Newspaper Archive of
Shelton Mason County Journal
Shelton, Washington
February 25, 1941     Shelton Mason County Journal
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February 25, 1941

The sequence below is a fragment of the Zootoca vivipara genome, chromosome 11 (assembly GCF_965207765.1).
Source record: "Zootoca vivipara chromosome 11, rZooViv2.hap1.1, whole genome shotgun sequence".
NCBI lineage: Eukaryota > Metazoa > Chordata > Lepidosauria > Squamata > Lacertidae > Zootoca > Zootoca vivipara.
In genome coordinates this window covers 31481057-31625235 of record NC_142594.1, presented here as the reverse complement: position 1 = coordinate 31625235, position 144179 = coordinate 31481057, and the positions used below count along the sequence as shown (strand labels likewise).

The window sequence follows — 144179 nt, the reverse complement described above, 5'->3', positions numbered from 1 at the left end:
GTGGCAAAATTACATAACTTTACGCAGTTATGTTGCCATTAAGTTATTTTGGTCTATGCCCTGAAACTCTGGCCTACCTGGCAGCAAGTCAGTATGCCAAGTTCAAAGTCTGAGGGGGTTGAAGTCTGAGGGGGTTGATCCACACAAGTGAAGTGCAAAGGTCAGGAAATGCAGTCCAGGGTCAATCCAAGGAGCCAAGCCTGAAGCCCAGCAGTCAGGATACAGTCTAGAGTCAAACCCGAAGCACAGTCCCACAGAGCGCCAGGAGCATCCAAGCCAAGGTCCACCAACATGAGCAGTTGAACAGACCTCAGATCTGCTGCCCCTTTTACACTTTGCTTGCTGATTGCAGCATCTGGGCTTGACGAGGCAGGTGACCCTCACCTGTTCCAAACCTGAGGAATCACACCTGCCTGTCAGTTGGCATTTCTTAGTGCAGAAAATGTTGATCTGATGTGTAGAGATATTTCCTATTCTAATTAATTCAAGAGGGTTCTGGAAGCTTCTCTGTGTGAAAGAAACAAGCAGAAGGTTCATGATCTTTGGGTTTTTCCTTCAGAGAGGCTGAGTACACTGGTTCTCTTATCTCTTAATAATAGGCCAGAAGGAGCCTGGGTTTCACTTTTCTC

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Page Six Willkie visits-Ah- Raid-“Shelter Wendell Willkie visited king and commoner alike on his tour of England to get first hand picture his white tin hat, borrowed from of conditions there. Here he is in an air raid warden, chatting with occupants of an underground shelter fitted with bunks. K Smith Supports WPA Legislation, Funds Washington, D. C., Feb. 27. «q o l ' Much Prominence, (Special.) — Continuing his policy, which he has adhered to at all times, of vigorously supporting the I WPA program, Congressman Mar- . tin F. Smith voted for the $375,- 000,000 appropriation to carry for- ward the Work Projects Admin— istration until June 30th. The legislation was passed in the House by an overwhelming vote and Congressman Smith and other col- leagues succeeded in defeating all the crippling amendments which were proposed. Realizing the work that is be- ing done to the plywood, lumber and forest products industries, Congressman Smith has appeared again this session of Congress be— fore the House Committee on Ap-' propriations urging increased funds for the forest products re- search laboratories at Madison, Wisconsin, and Portland, Oregon. 0. E. S. Public CARD PARTY March 7, P. M. MASON IC TEMPLE BRIDGE -- PINOCHLE CHINESE CHECKERS 25¢ per person The PRICE is RIGHT Why not Have the B E S T Inquire, Then You’ll Buy Modern CONCRETE BRICK and MASONRY UNITS SHELTON CONCRETE PRODUCTS Seventh St. Bridge Phone 123 l 1941 j % BUICK l AS LOW AS DELIVERED Bob Ellison Motors Washington Wines Given Position Of l I l Recognition of Washington as one of the potentially great wine producing states of the nation was accorded recently in the na- tional capitol by members of the Washington State and Alaska So- ciety of the District of Columbia. According to word received from J. J. Underwood, president of the society and Washington repre- sentative of the Seattle Chamber of Commerce. the wines of VVash- ington for the first time played a conspicuous part on the menu at the society‘s annual dinner, at ;which more than 350 persons used it to toast the “Territory of Alas— ka. the great and soverign state of Washington and the Republic ‘of the United States." I Washingtonians who joined in I ithe tribute to Washington’s six- :year old wine industry, according 'to Underwood, included: Supremel .Court Justice William 0. Doug- llas; State Senator Mon C. Wall- Egren and Congressman Knute Hill. g Washington wineries recently lcompleted. their fifth year Of DI‘O— iserved for sport fishermen, l duction With the announcement ijthough the supply has been shortESisters. l i1,854,084 wine gallons produced ex- clusively from Washington fruit. EA total of 20,180,000 pounds of IWashington apples, grapes, logan- berries and other wine fruits was iutilized in the production. l Edgar Wright of Grapeview, twine council president, hailed the li‘. URGl’EAN WAR . REVIVES OLDEN r SOUND INDUSTRY Dog Fish Livers Used To Replace The Coil Liver Oil Supplies l The F} ropean war has an un- lcxpected reaction on Puget Sound .in the revival of an old industry, although on new lines, and from an entirely new slant, creating a3 demand for the livers of the dog: lfish, a pariah of the [salt waters? :and the bane of the sport fish-f erman. Because of the war which i has stopped all trade between this. ,Counti‘y and the Scandinavian wa— ; ,tch the supply of cod liver oil.‘ from Norway has, been cut offfl land drug houses have turned tell the lowly dogfish to meet the de-l mand for supplies of the vitamin? containing oil. I Fishermen are reaping a liar-l. ‘vest now with the season near at lhand and are reported as making as high as $150 a. week, working] .the waters between Shelton andl the lower Sound, with headquar—l ters at Steilacooni. So far only} one family is at work, setting! their lines at night and following the herring runs which mean that; dogfisl'i are near. Using Set lines; Imorc than 1800 feet long with al nook attached every six feet, bait— .ing with herring, the fishermen! expect a fifty per cent. catch, oil 50 to 75 pounds of livers, taking about three hours to set each (line. I i The current market price forl dogfish livers is cents, but tenl cents a pound is expected later on, as the fish get scarce. Rat- fish, resembling the dog, are, onrthless as are mudsharks which { frequently take the bait, but when a bed of lingcod is found their liv- i ers bring 40 cents a pound. Thel fish carcases can be sold at $2' a ton at the Tacoma fish meal plant, but when livers bring real; .money the rest of the fish goes: overboard, which is against the? law in California and Oregon, and soon will be in this state. Recalls Old Industry Back in the days of ox-team logging the dogfish were caught; by fishermen, using seines, now outlawed, and the livers were tried out in camps near the fishing grounds in coal oil cans, and sold to the small loggers of the eighties and early nineties forz greasing skids over which the logs were hauled. The fish then making most of the catch was: perch, with some salmon, which were sold in the Portland mar- kets, but perch and poggies have} llong since gone out of demand for} food fish, except for the occas-l ional plunker with line and sink-. {er; and seining for salmon is also‘ Iout, the main supply in market.l coming from the lower Sound or the ocean; the upper Sound pre- al— 2 I ifor many years. i _____.._________ j l [Seattle Loses ! Gamble On Rain, lheld and Mrs. |to soon make her home near Olym- Icomed into the club Thursday. SHELTON— Twelve Escape ASON COUNTY JOURNAL De . 3% ath in Airliner Crash at St. Louis l . i l l l ,Scnate fisheries committee Hood Canal Fishing Bill Is Given Study Olympia. Feb. 21. Senate bill No. 272, prohibiting beam trollcrs and purse seiners to operate on Hood Canal and parts of Puget Sound, underwent scrutiny at :i hear— ing Wednesday night Chairman H. N. Jackson, Demo— crat, Pierce County, said no action was taken on the bill, but orc— dictcd some amendments to regulate gear and set seasons lfl the area affected. Commercial fishermen would be prohibited from throwing,r dead or imutilatod fish into waters of the Estate under terms of a bill, intro- ;duced by Senators A. E. Edwards, ; chmocrat, 'hatcom County, and1 Judson A. Shorett, Democrat, King County. Violation would be :i misdemeanor. J.P.S. Honors Judge l ‘Wilson With Degree Twelve of 14 persons aboard survived the crash of this TWA skysleeper a few blocks from the air- port at St. Louis, M0. The chief pilot and a passenger were killed when the plane plunged to earth and broke almost in half in an accident similar to recent crash of an airliner near Chicago’s airport. Homemakers At Pickering Meet With Mrs. Barnes By Virtue, E. Hanlon Pickering, Feb. 24. Mrs. Elida Barnes was hostess to the Pick- ering Homemakers Club Thurs- day afternoon. There were eight- een members and five visitors present. Election of officers was Elmer Wiss as president and Mrs. Isabel Dro- scher as secretary, were chosen for the ensuing term. Mrs. Arthur Beck, who expects pia, was presented with a hand- kerchief shower. Mrs. George Carlson was wel- The next meeting of the cluh' will be with Mrs. Helen Harrell on March 6. Delicious refreshments w e r e ( 'served before adjournment. Mrs. Roy Longacres of Shel- ton, spent last Week at thel home of her parents, Mr. and Mrs. I Elmer Wiss. I James Anderson, who is work-l ing in the Mercury Manufactur-l ing plant in Seattle, spent the! weekend at home. Mrs. Isabel Droscher recentlyl returned from a three months’( trip during which she visited her old home in Sioux Falls, S. D. and relatives in Detroit, Mich. Shel reports a grand time. Mr. and Mrs. P. L. Trudeau of, San Francisco, are visiting at theI Maldor Lundquist home. Mrs. Trudeau and Mrs. Lundquist are Mr. and Mrs. E. B. Harriman‘ and Miss Christina Roberts were ldinner guests of Mr. and Mrs. J. M. Peterson Saturday evening. Musi-Comedy In Jr Hi Auditorium Thursday, Friday “Swing Out," the fast moving Guests of Mr. and Mrs. Elmer ,musi-comedy which is being spon- “I see you have a new baby.” 'Wiss Sunday were Mr. and Mrs. .sored by the Shelton Valley Eugene Brown and sons, Mr. and lGrange, will be presented for the Mrs. Roy Longacres, Mr. and Mrs. entertainment of local play-goers tribute to Washington's n e w e s t ilargc industry as the forerunner of continued expahSioh- h Tacoma, Feb. 20. ~— It was “just . “With Euereah Wme WPPUCS water over the dam" for Seattle .lcut off, the Wine industry of Amer- .when rains were so heavy in D0- ica is bound to become increasing- camber and early January that 'lmPGTERHt" he deqlared- “It |Lake Cushman overflowed, it was :3 Imposmble to predict the fu'1disclosedin.the public utilities of- ture. but W€_ hope for 3-“ ever'“fice Tuesday. Seattle city power greater year in 1941 for the state ,authorities had gambled 10,000,- 'fFUIt gT9W91‘S; fal'mers and pICR' 000 kilowatt hours on a normal lers Partlmpatlng “1 the induStW-n rainfall. It rained excessively "' land Seattle lost. i“,lindovv Display Shoxvsl The theory was that Seattle, , . having water to spare on the Ska- CrOSS SCWlng workigit river, would supply Tacoma . with energy and Tacoma would Portmymg Clearly the tMealstop generators at Cushman and Phases 0f the Rea CFO-“'5 soWlhgistorc water for Seattle. This was project now .under way here 1111- ldone until Lake Cushman was full. der the Chall‘manshlp 0f ,MTS-lThat was Seattle’s water on top Herbert Miller. a display wraps-.0: the lake. Then it rained and ed by Mark PiCkenS- adveltlsmfi”[water began to spill over the crest managerv in 0110 Of the big Win‘lof the dam; That was also Se- dOWS at the Lumbermenys Mercan' attle's water. If the excess could [tile store shows the sewing donelhave been anticipated, and used ; for. European W1” rehefi for locali’by Tacoma. Seattle would hav 0 l {Chef} and for war Veterans re‘isaved the power sent to Tacoma. I ‘hef- ~ I Unless there is an exceedingly —’—““‘—""_‘ ‘late spring, Tacoma, Seattle and FLU PATIENT. TODAY ,Bonneville are all expected to be Joe dean, Rayonier employe, [in the market for power this sum- :was admitted to Shelton hospital mer for a:few weeks. Just where .today for treatment of an attack it is to come from has nOt been‘ of flu_ figured out yet, but Nature may step in and provide rain to save the day. i l l l l l l l I I .1 Width-glen Slut. Progrou Co-mlulo- ! In 1880 one national bank and .six private banks were in exis- ltence in the State of Washington. .The first national charter had been granted to the First Nation—i al Bank of Walla Walla in 1878.] lBanking was beginning to be lrecog‘nized as part of the business} of life of the growing Territory! lDuring the decade of the eighteen— Seighties and early nineties, the Inumber of banks grew rapidly. Transcontinental railroads open— ed the new Territory to settlers. In 1886 the prohibition against territorial restrictions, including Dexter Horton and Company, se- cured terri orial charters. In £1889 statehood was granted to the Territory. In the same year the clearing houses of Tacoma and Seattle were founded. In June, 1889, the Washington Bankers Association held its first conven- tion in Tacoma, more than fiftyl banks having signed the call. | IN SHELTON' Irvin 5th & Railroad I Phone 100 for :1 Journal Want-Adi Chas. Droscher and son, Jerry, Miss Dorothy Wiss and Bruce Wil- ley, all of Shelton. l Mr. and Mrs. J. B. Hanlon and children, Mr. and Mrs. Fred F. Chitty and daughter, Lois, Miss Dorothy Irvin and Miss Doris'0'- Donnell, all of Olympia, enjoyed a birthday dinner Sunday at the Claude Hanlon home in honor of Mrs. J. B. Hanlon. Mrs. Lillian Cameron spent several days in Olympia visiting- her daughter, Miss Elizabeth Cam- eron. Mrs. Roy Knowles and daugh- ter and Mrs. Mike Martin of Bremerton attended the Pickering Homemakers club at the home 01’. Mrs. Elida Barnes Thursday. Mrs. Gordon Simmons of Shel- ton spcnt Wednesday with Mrsl J. M. Peterson. Mr. and Mrs. E. B. Harrimanl and Miss Christina Roberts spent Wednesday evening at the LaPage home. Mr. and Mrs. W. S. Rempel and. sons, Ainley and Ray, spent Sun- day in Montesano with Mr. and Mrs. C. E. McFadden and Mrs. Rempel‘s mother, Mrs. M. McFad- den. Ralph Droscher, who is work- ing at the Boeing air plant in Seattle, spent the weekend at home. I Mr. and Mrs. S. E. Bailey and Mr. and Mrs. Eugene Show of Mariette. were luncheon guests of Mr .and Mrs. Claude Hanlon on Sunday. Mrs. J. LaPage visited Tuesday‘ in Bremerton at the home of her. son. Ted LaPage. Mrs. P. E. Ball spent Tuesday with Mrs. Claude Hanlon. The Community Get-Together will be held at the Grant school- lhouse on Saturday evening, March 1st instead of the usual Friday night. All are cordially invited to come out and enjoy a pleasant evening. Please bring either cake or sandwiches and a cup and spoon for each member of the family. Alaska Railroader In : Shelton For Vacation, Albert Lanier, who has just! come down from Alaska Where he is foreman of a road crew at Cur- l ry on the Alaska Railroad to' Fairbanks, to spend several mon- ths, was here last night for a brief visit with Mr. and Mrs. Harry. Deyette. He is accompanied byl his brother Valk, who comes from Montana for a brief stay. Albert has been in Alaska for eight years and expects to return for the summer. CANADIAN VISITORS Mr. and Mrs. H. E. Grantof Shelton spent the past weekend Thursday and Friday evenings, February 27-28, in the Junior high auditorium with the curtain scheduled to rise promptly at 8:30 o’clock. Local people taking part in the play are Oliver Constable, Marian Elliott, Gertrude Wingard, Dixon H. Murphy, Walter Elliott, Mar- garet LeDrew, Jean MCCann, Jack Renskers, Juanita McPeek and Harvey Bea], Ruth Rowe, Pat Wilcox, Louise Rector, Audrey Freeman, Joann Faubert and Frances LeDrew, Mabel Holman, Kay O'Neill, Shirley Orcutt. D0- rothy Elson. Charlotte Lynn, Gail Robinson, Gertrude Slivers, Mar- Jorie Constable, Merridee Wivell, Jane McKay and Betty Jean Smith. Committees in charge of the play include the following mem- bers of the Shelton Valley Grange .Mrs. Dewey Bennett, Mr. and Mrs. Oliver Constable, Clinton Oker~ strom, Willard Adams and Juani- ta McPeek. Another Shelton Grad ' Takes Job In Alaska George Smith, graduate and athlete of Irene S. Reed high school last spring, sailed for Fairbanks, Alaska, last Saturday morning aboard the steamship “Alaska” to accept a job until fall. when he plans to enter col- lege. He is the fourth Shelton prep graduate to leave for Alaska in the past few weeks. He will live with his sister and brother-in-law, Dolores and Les Dodson. TOT IN HOSPITAL The 21/2-year-old daughter 1. was admitted pital for treatment Friday. GUESTS HERE SUNDAY Mr. and Mrs. B. C. McCormack of Everett were Sunday guests at the home of Mr. and Mrs. A. P. Saeger here. BROTHER ls VISITOR Joseph Goodfellow of Bremerton was a weekend visitor at the home of his sister and brother~in~1aw, Mr. and Mrs. James Amunds. For 30 of its 31 years the Boy Scouts of America has been ad- ministered by the Chief Scout Executive who took the post for only "six months." In 1940, Gold Honor Medals went to 15 Boy Scouts and Cer- tificates of Heroism were award- ed to 21 Boy Scouts for saving the of Mr. and Mrs. Harold Skaar of Rt. 30 Shelton hos-l Dr. James E. West, Shelton Grads Going Thru Frat Initiations Two Shelton prep graduates of recent years, Bill Miller and Herb Snelgrove, are undergoing initia— tion into Theta Chi fraternity at Washington State College this week. TREATED AT HOSPITAL ’ J. B. Hanlcy, Simpson Logging company employe, was admitted to Shelton hospital for treatmentl Sunday. l omnm H visiting relatives in Vancouver, B. lives of others at great personal lst Grove C. risk. i l Olympia, Feb. 20. The splcnv idid record of Judge John M. ‘.Vil—- ason of Thurston County Superior lCourt was given new recognition iVVcdnesday. when the Board of lDircctors of the College of Puget l Sound voted unanimously to award lhim a degree of Doctor of Laws. The award is for “outstanding r‘)“I'1\ hi“ . the fisheries director the. right to ' Tuesday, F ' then, is relished by j iron." I l l l I l l l ___....s——-.-~,___.._..m.u..m ... _......m “A little lllIIISf‘llSCi Forums FOP. EVER. ' oCC V‘N( DeliVercd rim/W r I 221-3 Souti‘i lOt ' Shelton Call , MILLU. lllllltll”! ill }. v: j. till. \_ FRESH ME FRUITS. FINEST FOOD lservicc and ability,” the Board BEST PR'c ‘i s can iDircctors said. The veteran jur- 48, of w. ist will be invited to receive thcl HQGDSPOR during degree at the CPS commencement t of the 1 exercises in June releHSed b...— _. Driver puts hand out car window to shake off cigarette ash—— 1 Driver loses control, crashes car into passing bus. But happily— 3 G An actual happening with a moral for v. Because "you never am tell,” be insured. M. C. Neil Zintheo Blitzkrieg bee strikes hand, deeply embedding stinger. “Comprehensive” and r A V Collision‘lnsurance ‘ Pays $144 damage. hvrolet Compa Title Insurance Bldg. REPRESENTING Security Insurance Co. The U.S.A. has given its verdict on motor cars . . . given it unmistakably by awarding Chevrolet sales leadership over all other makes of cars for nine of the last ten years . . . and now the U.S.A. is giving this same verdict again by showing clear-cut preference for the new Chevrolet for ’41! "The U.S.A. picks Chevrolet!" And, if you’ll make your own eye it—try it—buy 1'? test of the new Che we’re convinced that you’ll pick Chevrolet, too. And get ' No. 1 car-value as a result! Please see your nearest dealer— today! iaiilllllflllll i llllll